If you are part of the 75% who are feeling holiday stress due to rising prices and spending, these alternative ideas might help. Instead of overspending on gifts, focus on celebrating together by being present, engaging, and supportive. Consider ideas like Secret Santa, instead of buying gifts for each person, and giving homemade or handmade items. Being intentional with your time during the holiday season can carry special meaning to those around you.
Connect with your community.
If you can’t be near loved ones during the holidays, finding a supportive community can be helpful. Try exploring support groups, community centers, local meetups, and faith communities to connect with others. Additionally, research has shown that volunteering offers significant health benefits, especially for older adults, including improved physical and mental health. If you’re able, there are many opportunities to volunteer and donate your time, especially around the holidays. View current volunteer opportunities at Seven Counties Services.
Take time for yourself.
Spending time with family or friends during the holidays can be overwhelming. When you start to feel overwhelmed or stressed in the moment, try sneaking away to a quiet room or going for a walk. Remember, it’s okay to say no if you need to. This is also a good time to revisit your pre-prepared plan.
If you’re in therapy, keep attending your sessions.
Although the holiday season may be busy, try to keep any regularly scheduled therapy sessions a top priority. The holidays can bring up difficult emotions. Keeping scheduled sessions helps ensure you have time to talk through and process anything that comes up. If you are going out of town and you typically meet in person, ask about virtual meetings.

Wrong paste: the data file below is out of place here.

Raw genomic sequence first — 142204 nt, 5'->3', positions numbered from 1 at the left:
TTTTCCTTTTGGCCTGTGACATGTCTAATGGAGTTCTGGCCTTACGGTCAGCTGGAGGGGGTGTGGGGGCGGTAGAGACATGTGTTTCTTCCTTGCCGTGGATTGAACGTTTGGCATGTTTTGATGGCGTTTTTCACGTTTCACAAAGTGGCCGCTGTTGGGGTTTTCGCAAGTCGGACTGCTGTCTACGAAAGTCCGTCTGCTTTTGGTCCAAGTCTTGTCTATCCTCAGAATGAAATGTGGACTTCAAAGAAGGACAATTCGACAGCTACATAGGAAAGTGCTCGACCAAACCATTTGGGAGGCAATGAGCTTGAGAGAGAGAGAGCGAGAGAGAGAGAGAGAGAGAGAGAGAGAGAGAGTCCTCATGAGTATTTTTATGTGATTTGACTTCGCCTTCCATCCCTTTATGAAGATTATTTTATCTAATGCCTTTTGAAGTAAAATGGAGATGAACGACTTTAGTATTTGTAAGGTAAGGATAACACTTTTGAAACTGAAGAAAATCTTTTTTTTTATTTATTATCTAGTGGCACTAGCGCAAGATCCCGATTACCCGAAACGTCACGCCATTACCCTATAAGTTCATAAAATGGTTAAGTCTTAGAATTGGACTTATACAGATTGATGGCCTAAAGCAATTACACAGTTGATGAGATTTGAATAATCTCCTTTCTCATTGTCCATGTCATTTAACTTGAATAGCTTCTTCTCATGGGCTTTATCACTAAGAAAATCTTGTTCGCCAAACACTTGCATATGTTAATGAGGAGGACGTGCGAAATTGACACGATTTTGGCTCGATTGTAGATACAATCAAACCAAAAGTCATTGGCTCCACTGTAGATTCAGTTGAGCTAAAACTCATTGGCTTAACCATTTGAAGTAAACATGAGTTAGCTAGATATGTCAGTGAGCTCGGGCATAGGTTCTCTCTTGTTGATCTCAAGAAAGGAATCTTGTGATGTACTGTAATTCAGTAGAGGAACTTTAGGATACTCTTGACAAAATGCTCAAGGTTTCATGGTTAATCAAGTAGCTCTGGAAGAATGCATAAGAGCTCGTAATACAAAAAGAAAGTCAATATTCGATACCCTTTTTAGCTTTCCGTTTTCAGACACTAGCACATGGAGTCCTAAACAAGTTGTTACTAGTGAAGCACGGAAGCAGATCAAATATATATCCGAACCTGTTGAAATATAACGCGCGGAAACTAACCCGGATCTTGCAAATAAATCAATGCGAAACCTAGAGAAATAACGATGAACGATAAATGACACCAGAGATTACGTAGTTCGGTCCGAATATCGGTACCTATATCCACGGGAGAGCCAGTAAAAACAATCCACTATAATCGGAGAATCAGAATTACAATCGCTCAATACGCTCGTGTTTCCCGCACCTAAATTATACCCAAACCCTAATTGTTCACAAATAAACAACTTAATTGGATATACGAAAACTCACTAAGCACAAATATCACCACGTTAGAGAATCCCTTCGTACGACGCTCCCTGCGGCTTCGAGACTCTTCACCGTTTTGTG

Know when to seek help.
If you feel that your mental health struggles are becoming overwhelming and difficult to handle, it is important to seek help and know that treatment is available.
How to Seek Help
You are not alone! At Seven Counties Services, we take pride in offering personalized treatment options for anyone experiencing symptoms that impact their daily lives. We’re fortunate to have some of Kentucky’s most qualified medical and psychiatric professionals on our team. From licensed clinicians and prescribers to nurses, case coordinators, and more, our dedicated professionals are here for you throughout the holiday season and beyond.
Regardless of diagnosis or insurance status, we ensure getting the support you need is as easy as possible. To schedule your first appointment, you can call (502) 589-1100 or complete an online appointment request.
If you or someone you know is in crisis and needs urgent help, there are several 24/7 crisis lines available:
- Adult Crisis Line: (502) 589-4313
- Child Crisis Line: (502) 589-8070
- Addiction Recovery Hotline: (502) 583-3951
- Developmental Disability Crisis Line: (502) 459-5292
- Suicide And Crisis Lifeline: 988
This holiday season spread the gift of support. Download our crisis line directory and share it with friends and family. You never know whose life you might positively impact. Together, we can make a difference!
Reviewed by Jean Romano, LPCC‑S, the Vice President of Adult Services at Seven Counties Services.